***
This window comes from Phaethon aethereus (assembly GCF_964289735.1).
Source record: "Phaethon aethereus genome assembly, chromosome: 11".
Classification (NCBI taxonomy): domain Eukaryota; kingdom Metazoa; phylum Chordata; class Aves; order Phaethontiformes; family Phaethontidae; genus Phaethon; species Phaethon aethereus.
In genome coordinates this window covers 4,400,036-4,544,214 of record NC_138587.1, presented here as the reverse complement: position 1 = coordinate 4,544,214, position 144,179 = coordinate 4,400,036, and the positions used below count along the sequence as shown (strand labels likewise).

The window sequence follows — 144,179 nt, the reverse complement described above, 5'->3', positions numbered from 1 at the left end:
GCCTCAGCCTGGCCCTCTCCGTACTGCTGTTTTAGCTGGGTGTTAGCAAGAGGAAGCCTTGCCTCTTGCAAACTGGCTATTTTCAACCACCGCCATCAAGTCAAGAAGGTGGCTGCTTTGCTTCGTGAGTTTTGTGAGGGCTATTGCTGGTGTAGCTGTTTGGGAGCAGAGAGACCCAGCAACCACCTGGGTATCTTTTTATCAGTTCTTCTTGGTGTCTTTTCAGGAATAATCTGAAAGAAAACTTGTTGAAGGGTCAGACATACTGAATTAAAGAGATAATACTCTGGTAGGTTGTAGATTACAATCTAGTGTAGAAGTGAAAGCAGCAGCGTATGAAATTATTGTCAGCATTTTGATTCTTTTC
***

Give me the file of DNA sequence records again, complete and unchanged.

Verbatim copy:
This window comes from Phaethon aethereus (assembly GCF_964289735.1).
Source record: "Phaethon aethereus genome assembly, chromosome: 11".
Classification (NCBI taxonomy): domain Eukaryota; kingdom Metazoa; phylum Chordata; class Aves; order Phaethontiformes; family Phaethontidae; genus Phaethon; species Phaethon aethereus.
In genome coordinates this window covers 4,400,036-4,544,214 of record NC_138587.1, presented here as the reverse complement: position 1 = coordinate 4,544,214, position 144,179 = coordinate 4,400,036, and the positions used below count along the sequence as shown (strand labels likewise).

The window sequence follows — 144,179 nt, the reverse complement described above, 5'->3', positions numbered from 1 at the left end:
GCCTCAGCCTGGCCCTCTCCGTACTGCTGTTTTAGCTGGGTGTTAGCAAGAGGAAGCCTTGCCTCTTGCAAACTGGCTATTTTCAACCACCGCCATCAAGTCAAGAAGGTGGCTGCTTTGCTTCGTGAGTTTTGTGAGGGCTATTGCTGGTGTAGCTGTTTGGGAGCAGAGAGACCCAGCAACCACCTGGGTATCTTTTTATCAGTTCTTCTTGGTGTCTTTTCAGGAATAATCTGAAAGAAAACTTGTTGAAGGGTCAGACATACTGAATTAAAGAGATAATACTCTGGTAGGTTGTAGATTACAATCTAGTGTAGAAGTGAAAGCAGCAGCGTATGAAATTATTGTCAGCATTTTGATTCTTTTC